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Tradition with a Twist: New Avenues for Genetic Tests

Moirangthem Amita
Department of Medical Genetics, Sanjay Gandhi Postgraduate Institute of Medical Sciences, Lucknow, Uttar Pradesh
Email: amis.72000@gmail.com

1 Prenatal Arrays [Srebniak et al., 2016]

Fetuses with ultrasonographically detected abnormalities are known to carry a high percentage of submicroscopic aberrations in addition to microscopically visible chromosome abnormalities. These could only be detected by targeted testing in case of specific ultrasound anomalies, for example, 22q11 deletion in fetuses with cardiac defects. However, prenatal phenotyping based on ultrasonographic evaluation is difficult. The whole genome cytogenetic microarray is a solution to this problem. Srebniak et al. studied the microarray findings in 1033 fetuses. In 7.4% fetuses a pathogenic array finding was detected of which 75% were submicroscopic aberrations. More importantly, in 0.5% an unexpected diagnosis of a known syndrome (often severe, early onset, untreatable) was made that did not explain the abnormal ultrasound findings. So, karyotyping as a stand-alone test is no longer adequate and genomic SNP array should be the preferred first-tier technique to detect causative chromosome aberrations in fetuses with ultrasonographic anomalies.

2 New rays with arrays [Nevado et al., 2014]

The advances in the use of microarrays for diagnosis and research in genomic disorders has permitted the discovery of infrequent genomic rearrangements in a variety of diseases and the reports of several microdeletion and microduplication syndromes. The dilemma often encountered in classifying the variants and the compilation of clinical and genetic information in various databases cannot be overemphasized. Nevado et al. have systematically reviewed the novel microdeletion and microduplication syndromes described in the past five years and grouped these 96 microdeletion and 20 microduplication syndromes by chromosome location. This is a quick and useful source of information for clinicians and researchers.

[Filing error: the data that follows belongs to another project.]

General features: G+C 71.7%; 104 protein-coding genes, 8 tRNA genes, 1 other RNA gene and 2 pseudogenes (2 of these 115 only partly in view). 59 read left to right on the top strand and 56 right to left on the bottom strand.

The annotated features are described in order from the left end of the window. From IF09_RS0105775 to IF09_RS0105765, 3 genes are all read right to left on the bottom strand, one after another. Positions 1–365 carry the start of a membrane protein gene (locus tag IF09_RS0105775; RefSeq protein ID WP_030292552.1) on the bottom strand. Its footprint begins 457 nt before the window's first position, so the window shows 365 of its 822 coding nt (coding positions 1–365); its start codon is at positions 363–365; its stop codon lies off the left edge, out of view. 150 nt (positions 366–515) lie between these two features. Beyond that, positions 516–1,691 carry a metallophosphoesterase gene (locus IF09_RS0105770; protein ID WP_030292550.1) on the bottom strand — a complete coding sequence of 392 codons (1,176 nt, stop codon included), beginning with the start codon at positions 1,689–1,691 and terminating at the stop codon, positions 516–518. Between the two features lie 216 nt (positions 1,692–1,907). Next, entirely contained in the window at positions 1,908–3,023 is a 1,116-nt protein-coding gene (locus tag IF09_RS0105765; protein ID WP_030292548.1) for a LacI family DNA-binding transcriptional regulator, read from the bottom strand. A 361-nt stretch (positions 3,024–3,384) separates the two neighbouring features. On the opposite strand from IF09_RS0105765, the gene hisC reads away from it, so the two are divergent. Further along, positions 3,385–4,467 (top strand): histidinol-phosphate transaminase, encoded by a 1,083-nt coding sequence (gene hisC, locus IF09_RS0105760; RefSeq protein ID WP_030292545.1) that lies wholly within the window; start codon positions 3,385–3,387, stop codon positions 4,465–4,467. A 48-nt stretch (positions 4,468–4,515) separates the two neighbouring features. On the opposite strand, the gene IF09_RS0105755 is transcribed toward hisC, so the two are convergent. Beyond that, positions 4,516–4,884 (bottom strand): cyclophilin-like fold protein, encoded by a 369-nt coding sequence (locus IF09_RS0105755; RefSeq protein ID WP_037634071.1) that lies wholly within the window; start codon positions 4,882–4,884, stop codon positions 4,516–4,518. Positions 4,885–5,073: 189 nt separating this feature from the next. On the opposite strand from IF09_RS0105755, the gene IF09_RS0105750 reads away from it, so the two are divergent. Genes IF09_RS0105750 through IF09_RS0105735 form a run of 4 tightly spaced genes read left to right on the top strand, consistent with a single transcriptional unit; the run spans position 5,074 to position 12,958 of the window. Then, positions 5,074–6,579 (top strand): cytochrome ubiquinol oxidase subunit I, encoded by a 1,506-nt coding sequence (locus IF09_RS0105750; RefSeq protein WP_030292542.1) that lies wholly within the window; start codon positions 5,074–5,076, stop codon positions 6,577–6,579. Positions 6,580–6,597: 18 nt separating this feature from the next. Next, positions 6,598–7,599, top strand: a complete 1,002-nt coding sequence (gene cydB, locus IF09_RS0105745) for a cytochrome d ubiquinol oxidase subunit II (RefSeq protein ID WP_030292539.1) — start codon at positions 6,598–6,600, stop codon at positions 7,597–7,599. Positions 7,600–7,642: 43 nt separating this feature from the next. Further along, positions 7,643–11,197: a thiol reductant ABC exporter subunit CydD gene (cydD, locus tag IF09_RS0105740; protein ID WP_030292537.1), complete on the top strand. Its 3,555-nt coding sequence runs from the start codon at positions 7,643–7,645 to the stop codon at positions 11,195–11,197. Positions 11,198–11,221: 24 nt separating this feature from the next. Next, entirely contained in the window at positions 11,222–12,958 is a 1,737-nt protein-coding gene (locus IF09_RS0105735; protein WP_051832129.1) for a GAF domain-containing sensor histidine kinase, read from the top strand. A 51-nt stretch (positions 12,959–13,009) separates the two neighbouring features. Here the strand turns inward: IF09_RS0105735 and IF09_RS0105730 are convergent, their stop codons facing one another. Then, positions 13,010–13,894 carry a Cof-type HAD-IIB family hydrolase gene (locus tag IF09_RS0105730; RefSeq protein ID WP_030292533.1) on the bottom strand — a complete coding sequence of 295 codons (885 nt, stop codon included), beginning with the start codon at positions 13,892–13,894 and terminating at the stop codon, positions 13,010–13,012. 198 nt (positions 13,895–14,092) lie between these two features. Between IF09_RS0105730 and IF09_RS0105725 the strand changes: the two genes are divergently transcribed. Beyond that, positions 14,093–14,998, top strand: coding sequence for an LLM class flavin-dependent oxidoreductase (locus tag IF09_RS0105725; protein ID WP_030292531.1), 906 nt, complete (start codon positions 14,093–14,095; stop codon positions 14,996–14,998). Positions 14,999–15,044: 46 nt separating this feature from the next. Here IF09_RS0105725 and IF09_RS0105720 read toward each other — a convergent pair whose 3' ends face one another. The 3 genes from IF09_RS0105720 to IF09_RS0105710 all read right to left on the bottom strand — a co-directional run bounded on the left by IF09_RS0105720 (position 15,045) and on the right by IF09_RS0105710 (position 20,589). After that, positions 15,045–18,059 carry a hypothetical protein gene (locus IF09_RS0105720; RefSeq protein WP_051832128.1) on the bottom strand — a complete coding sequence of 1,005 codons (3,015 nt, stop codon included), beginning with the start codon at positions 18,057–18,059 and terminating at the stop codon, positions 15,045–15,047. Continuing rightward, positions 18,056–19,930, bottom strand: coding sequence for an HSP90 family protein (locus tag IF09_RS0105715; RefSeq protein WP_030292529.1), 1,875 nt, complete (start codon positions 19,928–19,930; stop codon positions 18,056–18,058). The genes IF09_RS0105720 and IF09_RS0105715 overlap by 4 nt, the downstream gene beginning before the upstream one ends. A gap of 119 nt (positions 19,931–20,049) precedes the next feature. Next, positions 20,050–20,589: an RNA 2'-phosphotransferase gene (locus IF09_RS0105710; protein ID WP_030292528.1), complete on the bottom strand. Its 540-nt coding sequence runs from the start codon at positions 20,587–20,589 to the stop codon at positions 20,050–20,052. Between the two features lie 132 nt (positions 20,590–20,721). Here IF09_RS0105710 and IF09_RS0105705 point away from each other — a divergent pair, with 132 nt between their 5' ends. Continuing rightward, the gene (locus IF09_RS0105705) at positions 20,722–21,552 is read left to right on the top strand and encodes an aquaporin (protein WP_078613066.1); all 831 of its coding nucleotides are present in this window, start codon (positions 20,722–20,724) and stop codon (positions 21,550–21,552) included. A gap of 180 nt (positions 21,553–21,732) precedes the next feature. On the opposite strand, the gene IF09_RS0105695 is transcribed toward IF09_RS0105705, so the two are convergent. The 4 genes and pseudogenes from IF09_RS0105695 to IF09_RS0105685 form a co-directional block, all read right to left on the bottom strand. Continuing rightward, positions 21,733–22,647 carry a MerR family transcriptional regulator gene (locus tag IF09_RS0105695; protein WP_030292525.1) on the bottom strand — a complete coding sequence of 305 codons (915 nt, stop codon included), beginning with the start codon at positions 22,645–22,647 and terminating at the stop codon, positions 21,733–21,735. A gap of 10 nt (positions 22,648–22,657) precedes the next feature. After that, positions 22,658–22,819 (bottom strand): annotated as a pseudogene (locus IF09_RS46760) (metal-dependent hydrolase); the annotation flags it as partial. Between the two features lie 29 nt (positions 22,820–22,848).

3 Variants in Resilients [Chen et al., 2016]

Genetic studies of human disease have traditionally focused on the detection of disease-causing mutations in afflicted individuals. A complementary approach is to identify healthy individuals resilient to highly penetrant forms of genetic childhood disorders. Chen et al. performed a comprehensive screen of 874 genes in 589,306 genomes which led to the identification of 13 adults harboring mutations for 8 severe Mendelian conditions, with no reported clinical manifestation of the indicated disease. These conditions include Smith –Lemli –Opitz syndrome, cystic fibrosis, familial dysautonomia, epidermolysis bullosa simplex, Pfeiffer syndrome, autoimmune polyendocrinopathy syndrome, acampomelic campomelic dysplasia and atelosteogenesis which have early onset (<18yrs), severe phenotype and complete penetrance. This “Resilience Project” demonstrates the promise of broadening genetic studies to systematically search for well individuals who are buffering the effects of rare, highly penetrant, deleterious mutations. This may provide the first step towards uncovering protective genetic variants that could help elucidate the mechanisms of Mendelian diseases and new therapeutic strategies.

4 NIPD of Duchenne muscular dystrophy (DMD) [Parks et al., 2016]

The non-invasive prenatal diagnosis for single gene disorders (NIPSIGEN) project (UK), aims at developing an affordable NIPD test for single gene disorders using cell free fetal DNA from maternal blood. Success has already been reported for beta thalassemia and congenital adrenal hyperplasia. Recently, DMD has also been added to the list. Massively parallel sequencing by targeted capture enrichment of SNPs was performed across the dystrophin gene followed by relative haplotype dosage (RHDO) analysis. This showed a test accuracy of 100%, when the calculated fetal fraction was >4% and correlated with known outcomes.


1.    Chen R, et al. Analysis of 589,306 genomes identifies individuals resilient to severe Mendelian childhood diseases. Nat Biotechnol 2016; 34: 531-538.

2.    Nevado J, et al. New microdeletion and microduplication syndromes: A comprehensive review. Genet Mol Biol 2014; 37(1 suppl): 210-219.

3.    Parks M, et al. Non-invasive prenatal diagnosis of Duchenne and Becker muscular dystrophies by relative haplotype dosage. Prenat Diagn 2016; 36: 312-320.

4.    Srebniak MI, et al. Prenatal SNP array testing in 1000 fetuses with ultrasound anomalies: causative, unexpected and susceptibility CNVs. Eur J Hum Genet 2016; 24: 645-651.

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